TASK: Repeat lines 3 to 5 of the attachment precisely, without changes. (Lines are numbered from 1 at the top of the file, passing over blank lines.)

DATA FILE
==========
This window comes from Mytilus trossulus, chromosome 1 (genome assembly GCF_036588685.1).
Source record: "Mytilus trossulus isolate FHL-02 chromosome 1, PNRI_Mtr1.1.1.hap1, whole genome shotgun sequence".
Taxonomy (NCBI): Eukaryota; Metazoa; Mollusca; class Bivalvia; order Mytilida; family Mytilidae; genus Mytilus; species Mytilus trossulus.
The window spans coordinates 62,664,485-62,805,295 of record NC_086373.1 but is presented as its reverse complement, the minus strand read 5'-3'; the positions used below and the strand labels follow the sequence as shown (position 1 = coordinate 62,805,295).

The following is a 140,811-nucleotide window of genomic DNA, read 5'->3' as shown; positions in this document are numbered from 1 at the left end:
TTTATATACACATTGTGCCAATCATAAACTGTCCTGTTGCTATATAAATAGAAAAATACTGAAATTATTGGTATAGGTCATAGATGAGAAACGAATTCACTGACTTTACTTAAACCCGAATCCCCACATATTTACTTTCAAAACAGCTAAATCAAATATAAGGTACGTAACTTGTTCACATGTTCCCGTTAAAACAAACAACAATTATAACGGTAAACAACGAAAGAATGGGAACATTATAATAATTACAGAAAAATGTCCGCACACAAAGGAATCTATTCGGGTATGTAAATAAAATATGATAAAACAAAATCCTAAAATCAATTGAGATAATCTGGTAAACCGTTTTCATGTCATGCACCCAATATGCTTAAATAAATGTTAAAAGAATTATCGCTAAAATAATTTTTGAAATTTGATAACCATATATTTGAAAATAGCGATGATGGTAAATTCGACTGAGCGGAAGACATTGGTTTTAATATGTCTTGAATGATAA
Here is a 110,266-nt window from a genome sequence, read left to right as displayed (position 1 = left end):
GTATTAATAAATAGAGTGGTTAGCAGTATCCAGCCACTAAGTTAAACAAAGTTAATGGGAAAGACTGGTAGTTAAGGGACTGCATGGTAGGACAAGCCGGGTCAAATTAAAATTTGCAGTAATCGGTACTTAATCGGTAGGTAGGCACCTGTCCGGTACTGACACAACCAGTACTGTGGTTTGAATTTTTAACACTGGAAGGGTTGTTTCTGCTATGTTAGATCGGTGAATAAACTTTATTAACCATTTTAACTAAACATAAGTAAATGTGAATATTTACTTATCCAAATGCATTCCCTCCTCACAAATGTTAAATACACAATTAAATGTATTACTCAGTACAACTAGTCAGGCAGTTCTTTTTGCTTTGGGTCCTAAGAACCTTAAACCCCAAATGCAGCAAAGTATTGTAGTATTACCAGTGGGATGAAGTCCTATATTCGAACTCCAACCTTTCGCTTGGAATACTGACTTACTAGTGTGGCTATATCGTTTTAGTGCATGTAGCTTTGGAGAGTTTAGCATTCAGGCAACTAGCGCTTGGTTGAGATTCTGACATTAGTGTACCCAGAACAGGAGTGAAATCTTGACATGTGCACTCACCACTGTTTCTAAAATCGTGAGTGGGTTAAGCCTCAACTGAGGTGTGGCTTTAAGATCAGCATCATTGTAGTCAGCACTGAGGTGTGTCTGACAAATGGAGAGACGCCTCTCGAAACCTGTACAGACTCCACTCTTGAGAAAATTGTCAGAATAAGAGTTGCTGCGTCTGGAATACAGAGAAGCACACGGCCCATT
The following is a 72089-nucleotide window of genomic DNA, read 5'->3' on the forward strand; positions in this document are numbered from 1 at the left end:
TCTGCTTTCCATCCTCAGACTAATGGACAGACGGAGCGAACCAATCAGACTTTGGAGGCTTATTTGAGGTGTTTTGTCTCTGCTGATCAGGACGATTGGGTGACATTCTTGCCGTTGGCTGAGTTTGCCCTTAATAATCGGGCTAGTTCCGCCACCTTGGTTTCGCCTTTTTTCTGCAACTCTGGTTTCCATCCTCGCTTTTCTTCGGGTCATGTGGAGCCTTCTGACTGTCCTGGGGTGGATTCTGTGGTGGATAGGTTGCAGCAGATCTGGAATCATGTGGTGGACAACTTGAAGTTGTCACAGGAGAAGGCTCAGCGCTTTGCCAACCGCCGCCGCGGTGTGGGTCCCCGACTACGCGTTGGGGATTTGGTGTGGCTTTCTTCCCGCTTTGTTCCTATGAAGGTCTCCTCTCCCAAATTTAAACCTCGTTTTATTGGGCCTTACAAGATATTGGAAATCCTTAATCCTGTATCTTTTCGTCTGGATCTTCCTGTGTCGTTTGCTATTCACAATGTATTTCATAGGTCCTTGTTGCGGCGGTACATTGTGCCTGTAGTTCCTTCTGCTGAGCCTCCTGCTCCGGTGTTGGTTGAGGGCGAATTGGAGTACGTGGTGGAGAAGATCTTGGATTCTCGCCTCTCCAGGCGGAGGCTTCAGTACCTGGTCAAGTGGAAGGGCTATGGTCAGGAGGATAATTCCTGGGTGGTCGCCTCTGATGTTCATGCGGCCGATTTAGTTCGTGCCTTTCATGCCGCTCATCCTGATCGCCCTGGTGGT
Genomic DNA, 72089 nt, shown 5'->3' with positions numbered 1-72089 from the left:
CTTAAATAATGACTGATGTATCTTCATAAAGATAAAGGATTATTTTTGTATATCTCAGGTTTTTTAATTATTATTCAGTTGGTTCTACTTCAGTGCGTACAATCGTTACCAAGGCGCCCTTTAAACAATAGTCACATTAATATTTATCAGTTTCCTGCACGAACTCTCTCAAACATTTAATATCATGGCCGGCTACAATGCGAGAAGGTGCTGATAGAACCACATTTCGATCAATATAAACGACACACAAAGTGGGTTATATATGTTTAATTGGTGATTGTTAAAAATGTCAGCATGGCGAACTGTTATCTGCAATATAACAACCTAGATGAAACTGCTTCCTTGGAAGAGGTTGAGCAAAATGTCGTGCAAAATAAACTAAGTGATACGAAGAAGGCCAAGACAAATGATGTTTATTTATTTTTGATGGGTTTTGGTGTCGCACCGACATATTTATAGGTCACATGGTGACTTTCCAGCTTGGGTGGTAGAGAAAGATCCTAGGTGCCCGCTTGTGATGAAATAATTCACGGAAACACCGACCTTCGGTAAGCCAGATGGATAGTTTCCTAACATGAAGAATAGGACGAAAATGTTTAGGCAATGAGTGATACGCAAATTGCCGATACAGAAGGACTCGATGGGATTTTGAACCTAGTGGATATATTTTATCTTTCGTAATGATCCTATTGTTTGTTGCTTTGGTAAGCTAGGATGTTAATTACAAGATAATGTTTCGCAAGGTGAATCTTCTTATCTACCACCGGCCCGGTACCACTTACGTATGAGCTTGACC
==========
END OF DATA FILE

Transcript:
Taxonomy (NCBI): Eukaryota; Metazoa; Mollusca; class Bivalvia; order Mytilida; family Mytilidae; genus Mytilus; species Mytilus trossulus.
The window spans coordinates 62,664,485-62,805,295 of record NC_086373.1 but is presented as its reverse complement, the minus strand read 5'-3'; the positions used below and the strand labels follow the sequence as shown (position 1 = coordinate 62,805,295).

The following is a 140,811-nucleotide window of genomic DNA, read 5'->3' as shown; positions in this document are numbered from 1 at the left end: